I think this open sore in the gulf is going to end the planet as we know it ( not the collider in Switzerland...), it is the deepest offshore well yet. 1 mile down and 18,000 feet deep, the pressures, obviously, were not anticipated, that is, the pressure from the gas went uncontrolled and caused the explosion is my conjecture...
I found this in offgrid living group yahoo:
"Subject: 294 Days of Oil
This essay was originally written in August of 2009 for possible inclusion into my latest book, LIVING SANIBEL - A Nature Guide to Sanibel & Captiva Islands. Owing to space limitations it was left out of the book where it would have appeared in an editorial box. In hindsight I wish we had left it in, but I wanted to share it with all of my clients, friends and readers now because it speaks volumes about what is happening today off the coast of Louisiana.
Maybe it should be called 294 Days. What amazes me is that I have yet to hear a single reference to this 31-year-old disaster in any of the current coverage. Why is that?
Feel free to share it with your friends and family. Ive also attached it as a pdf.
The True Cost of Oil
In the spring of 1979, PEMEX, Mexicos state-owned oil company, was drilling a two-mile-deep exploratory oil well in the Bay of Campeche, located in the southwest corner of the Gulf of Mexico. On June 3, 1979 that oil well, known as IXTOC 1, blew out. An unexpected loss of drilling mud circulation, just as the well struck a major oil and gas deposit, caused the blowout to occur. The pressurized oil and gas coming out of the well ignited, causing the drilling platform to catch fire, collapse and sink directly on top of the well head, hindering any immediate attempts to control the blowout.
Within moments of the blowout crude oil started pouring out of IXTOC 1 at a rate that fluctuated between 10,000 and 30,000 barrels per day. There are forty-two gallons in each barrel of oil. At its peak outflow of 30,000 barrels per day, IXTOC 1was spewing 1,260,000 gallons of crude oil a day into the Gulf of Mexico.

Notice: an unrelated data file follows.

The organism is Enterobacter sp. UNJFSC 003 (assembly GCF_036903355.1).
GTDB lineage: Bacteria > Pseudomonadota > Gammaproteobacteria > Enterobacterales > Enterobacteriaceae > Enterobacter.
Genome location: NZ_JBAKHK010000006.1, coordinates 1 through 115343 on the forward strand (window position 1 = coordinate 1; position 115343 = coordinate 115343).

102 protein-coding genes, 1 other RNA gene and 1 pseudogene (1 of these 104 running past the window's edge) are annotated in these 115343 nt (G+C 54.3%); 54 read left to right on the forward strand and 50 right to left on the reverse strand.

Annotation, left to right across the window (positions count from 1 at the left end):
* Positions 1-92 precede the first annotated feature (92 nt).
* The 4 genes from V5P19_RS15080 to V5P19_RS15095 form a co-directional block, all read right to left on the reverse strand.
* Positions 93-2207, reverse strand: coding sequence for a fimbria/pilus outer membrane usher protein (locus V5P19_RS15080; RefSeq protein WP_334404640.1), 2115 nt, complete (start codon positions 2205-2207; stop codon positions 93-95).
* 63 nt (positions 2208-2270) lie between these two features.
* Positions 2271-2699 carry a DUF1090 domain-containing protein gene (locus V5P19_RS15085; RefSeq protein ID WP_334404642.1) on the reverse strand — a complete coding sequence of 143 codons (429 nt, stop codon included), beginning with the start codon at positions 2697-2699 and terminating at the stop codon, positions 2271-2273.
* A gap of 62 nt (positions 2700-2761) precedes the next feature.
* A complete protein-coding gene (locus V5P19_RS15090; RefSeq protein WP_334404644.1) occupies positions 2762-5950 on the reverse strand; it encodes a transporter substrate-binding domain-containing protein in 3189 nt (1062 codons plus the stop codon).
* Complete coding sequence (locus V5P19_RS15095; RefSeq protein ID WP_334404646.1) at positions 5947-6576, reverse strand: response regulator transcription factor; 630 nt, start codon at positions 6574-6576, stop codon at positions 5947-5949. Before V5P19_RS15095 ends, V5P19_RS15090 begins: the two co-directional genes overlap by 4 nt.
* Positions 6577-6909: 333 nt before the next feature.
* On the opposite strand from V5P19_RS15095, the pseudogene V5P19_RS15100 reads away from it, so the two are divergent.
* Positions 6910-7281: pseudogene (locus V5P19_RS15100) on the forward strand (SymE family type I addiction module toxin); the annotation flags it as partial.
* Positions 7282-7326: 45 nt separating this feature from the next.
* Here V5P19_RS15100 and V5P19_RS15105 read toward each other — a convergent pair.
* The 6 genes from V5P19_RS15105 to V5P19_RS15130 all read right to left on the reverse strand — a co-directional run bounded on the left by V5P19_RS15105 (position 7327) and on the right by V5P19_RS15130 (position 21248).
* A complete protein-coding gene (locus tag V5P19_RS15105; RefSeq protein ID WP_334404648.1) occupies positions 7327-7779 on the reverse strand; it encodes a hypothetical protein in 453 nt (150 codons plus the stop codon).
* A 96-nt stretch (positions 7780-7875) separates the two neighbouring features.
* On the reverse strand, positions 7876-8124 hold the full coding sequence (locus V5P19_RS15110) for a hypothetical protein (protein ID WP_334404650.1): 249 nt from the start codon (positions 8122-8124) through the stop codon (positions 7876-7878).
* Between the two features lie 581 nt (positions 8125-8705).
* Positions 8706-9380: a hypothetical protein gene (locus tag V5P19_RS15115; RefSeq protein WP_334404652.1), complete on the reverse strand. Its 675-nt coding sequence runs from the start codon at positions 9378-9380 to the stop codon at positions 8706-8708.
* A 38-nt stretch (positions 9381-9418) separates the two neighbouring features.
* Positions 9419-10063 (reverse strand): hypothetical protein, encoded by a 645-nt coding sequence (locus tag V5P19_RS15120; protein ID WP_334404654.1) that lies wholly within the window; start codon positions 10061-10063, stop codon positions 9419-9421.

Capping the well became the first priority but because of the depths involved, and the complications of having the drilling platform land on the BOP (the Blowout Preventer), IXTOC 1 continued pumping oil into the western Gulf of Mexico non-stop for another 294 days.
After clearing the debris field, oil well experts, including the renowned oil well firefighter and specialist Red Adair, were able to reach the BOP within a few months time, but the internal pressure from the well exceeded the preventers capacity and after a brief shut down, the BOP had to be reopened and the oil flow resumed. Two more wells were drilled into the deposit to relieve the pressure and finally, on March 23, 1980, a team of North Sea Norwegian experts were able to cap the well. The IXTOC 1 went down as the single largest accidental oil spill in history.
The Exxon Valdez, which struck a reef in Prince William Sound, Alaska, on March 24, 1989 spilled 10.8 million gallons of oil, which eventually covered 11,000 square miles of ocean. The IXTOC 1 oil well disaster pumped out 140 million gallons of crude, or 13 times the amount of the Exxon Valdez. At one point in time, the oil from this unprecedented blowout covered half of the Gulf of Mexico, some 300,000 square miles.
Because of the prevailing loop current, oil from this spill made it all the way up to the Texas shoreline, six-hundred miles to the north.
The environmental impact was unprecedented. The only nesting beach in the world for the critically endangered Kemps Ridley sea turtle, located near Nuevo Rancho, Mexico, was covered in oil. The turtle eggs that had been deposited had to be dug up and transported to another beach to survive. The damage was widespread and catastrophic.
Sadly, we are hearing the same "Drill, baby drill!" mantra repeated today. Powerful lobbying efforts are underway by the oil and gas industry to allow drilling off the west coast of Florida. The engineers and scientists working for Exxon Mobile, Shell, Chevron and BP all assure us that modern BOPs will not fail and that todays oil platforms are capable of handling category 5 hurricanes without incident.
What if theyre wrong? Let us assume we have another uncontrolled blowout roughly twice the size of the Exxon Valdez disaster one hundred miles west of Captiva. The prevailing loop current would take the vast majority of the oil slick south toward the Dry Tortugas and the Florida Keys. Ironically, Sanibel and Captiva would probably not be impacted by the event.